While reading the film reviews of the last several years, I keep asking myself why the most successful movies all seem to be fantasies of disaster or conquests by aliens either from Middle Earth or other galaxies? Here is one comment from the Washington Post regarding these movies: Go Ahead Take a Chance, See a weird Looking Movie LIke The Green Knight or Pig *1:
“There’s no denying that “The Green Knight” is strange. This is a movie full of naked giantesses and talking foxes, beautiful women who insist their heads have gone missing from their bodies, and, oh yes, a massive, axe-wielding combatant made of animated wood and vines. Those arresting images and enigmatic sequences are part of why “The Green Knight” is wonderful. It’s a film that will invite multiple, careful viewings.”
And then I recall the course I took with my Shiviti Yeshiva teacher, Yehudis Golshevsky *2, on “Aggadata” in the Talmud. Aggadata presents as a fantastical narrative, and the closest word in English would be “allegory.” Below is an example of the genre. *3
Struggling with these stories with my class was weird and wonderful. Although these tales are difficult to digest, they are not escapist entertainment. Countless Rabbis have written books of commentaries explaining what these tall tales have to teach us.
Talmud Readers by Adolf Behrman
In the first session of his zoom course, The Really Big Questions About Judaism *4, Prof. Hazony laments that in our present intellectual climate, the Hebrew Bible is too often disparaged as antiquated and even perhaps geared to children and the unsophisticated. However, many ancient and contemporary scholars have found the Torah to be a marvellous source of ideas on all aspects of human striving.
Anyone who has ever attended a Jewish mainstream synagogue service knows that a significant portion of any service is the ceremony of taking the Torah out of the ark, unscrolling it, and chanting the Torah portion – the Parsha – for that week in the original Hebrew.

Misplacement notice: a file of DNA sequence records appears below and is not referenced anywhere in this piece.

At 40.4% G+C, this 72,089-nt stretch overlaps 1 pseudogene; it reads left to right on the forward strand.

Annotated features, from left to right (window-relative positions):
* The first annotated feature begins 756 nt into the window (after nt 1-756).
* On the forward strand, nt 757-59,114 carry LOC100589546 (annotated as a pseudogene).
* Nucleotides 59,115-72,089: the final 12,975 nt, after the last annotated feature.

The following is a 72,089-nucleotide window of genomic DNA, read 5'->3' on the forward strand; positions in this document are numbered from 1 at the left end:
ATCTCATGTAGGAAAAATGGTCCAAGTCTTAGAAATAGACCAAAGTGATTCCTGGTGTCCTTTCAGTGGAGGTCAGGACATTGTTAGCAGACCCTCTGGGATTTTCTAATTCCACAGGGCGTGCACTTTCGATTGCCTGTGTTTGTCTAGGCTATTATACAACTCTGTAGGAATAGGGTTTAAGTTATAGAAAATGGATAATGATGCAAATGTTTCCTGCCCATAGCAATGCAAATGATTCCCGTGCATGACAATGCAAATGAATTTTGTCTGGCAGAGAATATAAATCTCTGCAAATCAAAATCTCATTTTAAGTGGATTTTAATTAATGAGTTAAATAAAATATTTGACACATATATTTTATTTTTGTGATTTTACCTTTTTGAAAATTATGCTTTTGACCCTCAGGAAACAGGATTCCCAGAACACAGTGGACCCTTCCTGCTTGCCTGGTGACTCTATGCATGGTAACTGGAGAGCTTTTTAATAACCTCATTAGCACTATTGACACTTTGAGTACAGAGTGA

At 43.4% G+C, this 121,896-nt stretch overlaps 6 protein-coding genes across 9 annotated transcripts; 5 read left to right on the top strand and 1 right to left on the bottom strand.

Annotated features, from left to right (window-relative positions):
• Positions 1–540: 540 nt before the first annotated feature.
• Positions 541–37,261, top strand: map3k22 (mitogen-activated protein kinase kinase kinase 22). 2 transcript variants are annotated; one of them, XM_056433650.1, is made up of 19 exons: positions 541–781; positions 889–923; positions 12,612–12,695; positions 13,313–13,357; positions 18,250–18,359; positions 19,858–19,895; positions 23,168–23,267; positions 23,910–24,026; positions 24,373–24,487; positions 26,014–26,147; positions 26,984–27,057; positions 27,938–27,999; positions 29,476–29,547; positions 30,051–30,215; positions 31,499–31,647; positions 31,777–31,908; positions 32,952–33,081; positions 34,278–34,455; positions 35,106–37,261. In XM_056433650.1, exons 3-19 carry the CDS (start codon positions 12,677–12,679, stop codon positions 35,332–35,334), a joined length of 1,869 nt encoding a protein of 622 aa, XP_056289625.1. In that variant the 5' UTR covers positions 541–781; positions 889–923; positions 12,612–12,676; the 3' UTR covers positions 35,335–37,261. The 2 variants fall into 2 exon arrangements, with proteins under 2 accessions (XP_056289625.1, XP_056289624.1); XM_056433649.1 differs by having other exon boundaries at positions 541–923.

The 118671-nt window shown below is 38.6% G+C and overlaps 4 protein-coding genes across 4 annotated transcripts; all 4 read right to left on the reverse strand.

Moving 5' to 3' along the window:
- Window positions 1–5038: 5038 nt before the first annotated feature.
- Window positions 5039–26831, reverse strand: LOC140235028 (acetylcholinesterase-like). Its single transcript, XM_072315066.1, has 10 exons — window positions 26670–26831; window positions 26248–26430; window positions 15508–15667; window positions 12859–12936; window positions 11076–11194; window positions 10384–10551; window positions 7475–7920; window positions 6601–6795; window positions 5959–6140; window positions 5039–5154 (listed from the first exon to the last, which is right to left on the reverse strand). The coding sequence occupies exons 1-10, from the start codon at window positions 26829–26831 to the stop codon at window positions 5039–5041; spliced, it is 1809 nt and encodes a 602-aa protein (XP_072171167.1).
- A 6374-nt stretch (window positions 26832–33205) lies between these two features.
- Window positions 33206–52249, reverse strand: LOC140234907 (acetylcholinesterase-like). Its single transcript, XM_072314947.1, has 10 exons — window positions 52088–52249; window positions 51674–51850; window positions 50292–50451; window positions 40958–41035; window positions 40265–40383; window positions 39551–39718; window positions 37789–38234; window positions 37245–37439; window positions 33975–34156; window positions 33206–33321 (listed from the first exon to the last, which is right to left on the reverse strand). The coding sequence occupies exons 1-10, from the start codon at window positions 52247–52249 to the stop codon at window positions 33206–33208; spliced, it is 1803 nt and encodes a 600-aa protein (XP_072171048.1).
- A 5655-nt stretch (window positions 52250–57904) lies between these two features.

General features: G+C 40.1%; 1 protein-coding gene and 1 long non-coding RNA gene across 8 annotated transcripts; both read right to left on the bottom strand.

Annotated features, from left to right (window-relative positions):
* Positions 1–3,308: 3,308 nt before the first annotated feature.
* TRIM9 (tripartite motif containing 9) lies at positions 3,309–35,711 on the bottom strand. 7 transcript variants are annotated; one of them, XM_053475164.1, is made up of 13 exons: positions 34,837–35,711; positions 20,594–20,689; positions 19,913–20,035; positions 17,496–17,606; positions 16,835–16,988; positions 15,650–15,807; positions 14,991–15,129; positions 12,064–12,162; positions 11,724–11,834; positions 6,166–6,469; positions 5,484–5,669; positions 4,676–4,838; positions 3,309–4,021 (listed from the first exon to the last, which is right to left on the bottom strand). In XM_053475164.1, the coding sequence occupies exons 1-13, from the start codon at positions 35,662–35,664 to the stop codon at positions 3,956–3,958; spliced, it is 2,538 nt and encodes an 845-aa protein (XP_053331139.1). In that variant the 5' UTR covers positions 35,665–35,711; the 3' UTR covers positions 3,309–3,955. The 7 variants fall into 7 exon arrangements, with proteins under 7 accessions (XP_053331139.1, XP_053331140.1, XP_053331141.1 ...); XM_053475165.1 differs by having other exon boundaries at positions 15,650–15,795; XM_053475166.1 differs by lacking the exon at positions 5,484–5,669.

Over the course of the year, the complete Torah is recited every year. Rabbi Jonathon Sacks*5 discusses the value of reading and rereading Torah in his essay on Parsha Ki Tavo,
The great questions – “Who are we?” “Why are we here?” “what is our task” – are best answered by telling a story. This is fundamental to understanding why Torah is the kind of book it is; not a theological treatise, or a metaphysical system, but a series of interlinked stories extended over time, from Abraham and Sarah’s journey from Mesopotamia to Moses’ and the Israelites’ wanderings in the desert. Judaism is less about ‘truth as system’ than about ‘truth as story.
We are fortunate in our time to have ready access to Torah texts, commentaries, brilliant teachers, as well as movies, television, and the internet all at the touch of the finger. How does one choose from this embarrassment of riches?
“When the student is ready, the teacher will appear!” Find the teacher who speaks to you. Start with a favourite teacher of Torah wherever you are. I found mine when I visited Yeshivat Simhat Shlomo*6 in Nachlaot, Jerusalem and sat in on a class with Yehudis Golshevsky.
Every moment of your life is precious. and the only totally unrenewable resource is your time on this earth. Use it wisely, even when seeking entertainment.
*1 Washington Post: Opinion: Go Ahead Take a Chance, See a weird Looking Movie LIke The Green Knight or Pig
*2 Shiviti Yeshiva: An international online intermediate and advanced Torah learning community for women-centred in Jerusalem, Israel
*4 Prof. Yoram Hazony, The Really Big Questions About Judaism
*5 Rabbi Jonathon Sacks, Ki Tavo, Lessons in leadership: A Weekly Reading of the Jewish Bible, P. 276 -278,
*6 Yeshivat Simhat Shlomo, Torah from the Heart to the Heart